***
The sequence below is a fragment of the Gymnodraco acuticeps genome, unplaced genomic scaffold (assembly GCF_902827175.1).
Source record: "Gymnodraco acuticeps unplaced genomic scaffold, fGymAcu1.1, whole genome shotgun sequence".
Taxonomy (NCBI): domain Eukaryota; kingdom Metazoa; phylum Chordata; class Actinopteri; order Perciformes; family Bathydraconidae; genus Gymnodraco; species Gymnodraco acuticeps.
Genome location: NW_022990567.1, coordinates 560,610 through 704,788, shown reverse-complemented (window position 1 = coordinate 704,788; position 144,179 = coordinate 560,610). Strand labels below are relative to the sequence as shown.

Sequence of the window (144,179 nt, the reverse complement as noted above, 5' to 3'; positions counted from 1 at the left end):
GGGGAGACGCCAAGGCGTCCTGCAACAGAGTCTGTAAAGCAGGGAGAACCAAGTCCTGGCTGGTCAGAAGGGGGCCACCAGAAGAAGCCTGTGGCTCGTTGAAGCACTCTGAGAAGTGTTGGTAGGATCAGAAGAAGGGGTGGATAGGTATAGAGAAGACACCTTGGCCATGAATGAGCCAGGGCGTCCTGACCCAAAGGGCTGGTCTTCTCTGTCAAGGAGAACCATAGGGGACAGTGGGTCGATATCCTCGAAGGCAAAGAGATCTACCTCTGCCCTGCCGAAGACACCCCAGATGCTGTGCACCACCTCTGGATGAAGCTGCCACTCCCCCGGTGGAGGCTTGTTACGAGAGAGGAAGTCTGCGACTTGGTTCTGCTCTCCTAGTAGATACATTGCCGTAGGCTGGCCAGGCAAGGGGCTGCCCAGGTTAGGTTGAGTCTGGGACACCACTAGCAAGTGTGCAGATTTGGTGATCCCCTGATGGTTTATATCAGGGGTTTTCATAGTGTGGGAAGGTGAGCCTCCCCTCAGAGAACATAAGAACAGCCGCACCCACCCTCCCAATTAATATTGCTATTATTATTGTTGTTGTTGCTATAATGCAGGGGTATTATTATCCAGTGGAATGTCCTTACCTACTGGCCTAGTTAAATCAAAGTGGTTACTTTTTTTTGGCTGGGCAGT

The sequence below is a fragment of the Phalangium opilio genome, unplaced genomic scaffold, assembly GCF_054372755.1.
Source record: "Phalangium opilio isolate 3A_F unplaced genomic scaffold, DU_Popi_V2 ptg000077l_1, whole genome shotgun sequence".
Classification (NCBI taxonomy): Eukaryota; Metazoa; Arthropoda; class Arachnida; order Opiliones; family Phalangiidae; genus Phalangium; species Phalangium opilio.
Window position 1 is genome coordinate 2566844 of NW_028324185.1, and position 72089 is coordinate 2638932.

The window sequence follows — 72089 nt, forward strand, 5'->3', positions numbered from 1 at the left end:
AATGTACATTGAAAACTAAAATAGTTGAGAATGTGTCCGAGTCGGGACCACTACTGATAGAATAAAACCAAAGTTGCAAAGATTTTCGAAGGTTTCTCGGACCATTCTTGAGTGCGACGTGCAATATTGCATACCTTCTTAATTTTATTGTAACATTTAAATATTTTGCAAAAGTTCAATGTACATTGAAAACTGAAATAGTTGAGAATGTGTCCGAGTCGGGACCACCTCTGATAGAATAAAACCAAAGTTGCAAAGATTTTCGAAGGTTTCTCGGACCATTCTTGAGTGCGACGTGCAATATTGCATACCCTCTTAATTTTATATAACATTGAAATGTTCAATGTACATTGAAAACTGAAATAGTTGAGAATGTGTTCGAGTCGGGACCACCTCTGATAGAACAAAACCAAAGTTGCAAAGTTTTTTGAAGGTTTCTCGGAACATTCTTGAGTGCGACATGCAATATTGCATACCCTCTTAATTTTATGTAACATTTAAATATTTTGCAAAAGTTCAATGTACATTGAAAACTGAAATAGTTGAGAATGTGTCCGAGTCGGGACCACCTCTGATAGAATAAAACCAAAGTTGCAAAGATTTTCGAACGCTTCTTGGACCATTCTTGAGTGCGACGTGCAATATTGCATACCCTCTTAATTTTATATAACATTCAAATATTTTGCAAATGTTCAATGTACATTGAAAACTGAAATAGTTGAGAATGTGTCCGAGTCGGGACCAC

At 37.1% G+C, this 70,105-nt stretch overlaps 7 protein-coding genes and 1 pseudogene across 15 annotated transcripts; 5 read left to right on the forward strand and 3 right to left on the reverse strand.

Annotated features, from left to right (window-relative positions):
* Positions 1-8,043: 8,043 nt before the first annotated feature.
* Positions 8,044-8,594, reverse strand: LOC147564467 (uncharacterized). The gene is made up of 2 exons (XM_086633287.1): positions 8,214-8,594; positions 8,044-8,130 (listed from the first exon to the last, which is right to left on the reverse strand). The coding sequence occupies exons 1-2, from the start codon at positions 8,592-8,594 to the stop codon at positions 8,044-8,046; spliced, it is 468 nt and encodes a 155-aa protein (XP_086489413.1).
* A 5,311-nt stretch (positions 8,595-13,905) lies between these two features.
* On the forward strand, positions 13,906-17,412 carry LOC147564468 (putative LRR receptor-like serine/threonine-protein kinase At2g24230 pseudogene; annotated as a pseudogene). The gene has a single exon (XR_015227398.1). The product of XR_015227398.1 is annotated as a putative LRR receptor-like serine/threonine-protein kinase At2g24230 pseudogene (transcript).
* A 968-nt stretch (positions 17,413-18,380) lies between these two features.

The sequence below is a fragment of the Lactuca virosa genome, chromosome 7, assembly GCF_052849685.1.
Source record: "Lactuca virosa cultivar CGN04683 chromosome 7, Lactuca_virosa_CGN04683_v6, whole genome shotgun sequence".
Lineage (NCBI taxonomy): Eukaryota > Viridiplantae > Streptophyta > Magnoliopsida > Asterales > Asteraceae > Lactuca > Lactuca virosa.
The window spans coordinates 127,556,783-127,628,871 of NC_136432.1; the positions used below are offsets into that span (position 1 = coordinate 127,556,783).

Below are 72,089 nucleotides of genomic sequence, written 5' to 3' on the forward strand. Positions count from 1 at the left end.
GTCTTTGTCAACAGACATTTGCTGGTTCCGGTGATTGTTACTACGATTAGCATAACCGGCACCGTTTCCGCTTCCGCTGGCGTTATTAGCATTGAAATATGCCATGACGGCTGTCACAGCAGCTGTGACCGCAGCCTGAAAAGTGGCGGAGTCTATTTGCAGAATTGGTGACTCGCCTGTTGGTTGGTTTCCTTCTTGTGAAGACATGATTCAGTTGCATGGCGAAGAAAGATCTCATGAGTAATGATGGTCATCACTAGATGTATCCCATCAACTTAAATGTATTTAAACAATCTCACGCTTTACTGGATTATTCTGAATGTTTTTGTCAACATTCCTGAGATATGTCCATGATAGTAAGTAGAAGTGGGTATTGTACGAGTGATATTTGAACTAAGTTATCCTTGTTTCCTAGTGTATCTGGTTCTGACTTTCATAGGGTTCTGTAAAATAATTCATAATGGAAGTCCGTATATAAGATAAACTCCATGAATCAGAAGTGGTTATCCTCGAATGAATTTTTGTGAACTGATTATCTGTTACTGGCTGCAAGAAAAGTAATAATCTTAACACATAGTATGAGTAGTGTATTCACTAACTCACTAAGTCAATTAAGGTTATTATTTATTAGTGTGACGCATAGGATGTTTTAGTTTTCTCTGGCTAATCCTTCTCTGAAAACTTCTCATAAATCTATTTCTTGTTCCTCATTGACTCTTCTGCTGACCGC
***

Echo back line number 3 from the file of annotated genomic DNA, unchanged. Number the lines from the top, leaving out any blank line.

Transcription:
Taxonomy (NCBI): domain Eukaryota; kingdom Metazoa; phylum Chordata; class Actinopteri; order Perciformes; family Bathydraconidae; genus Gymnodraco; species Gymnodraco acuticeps.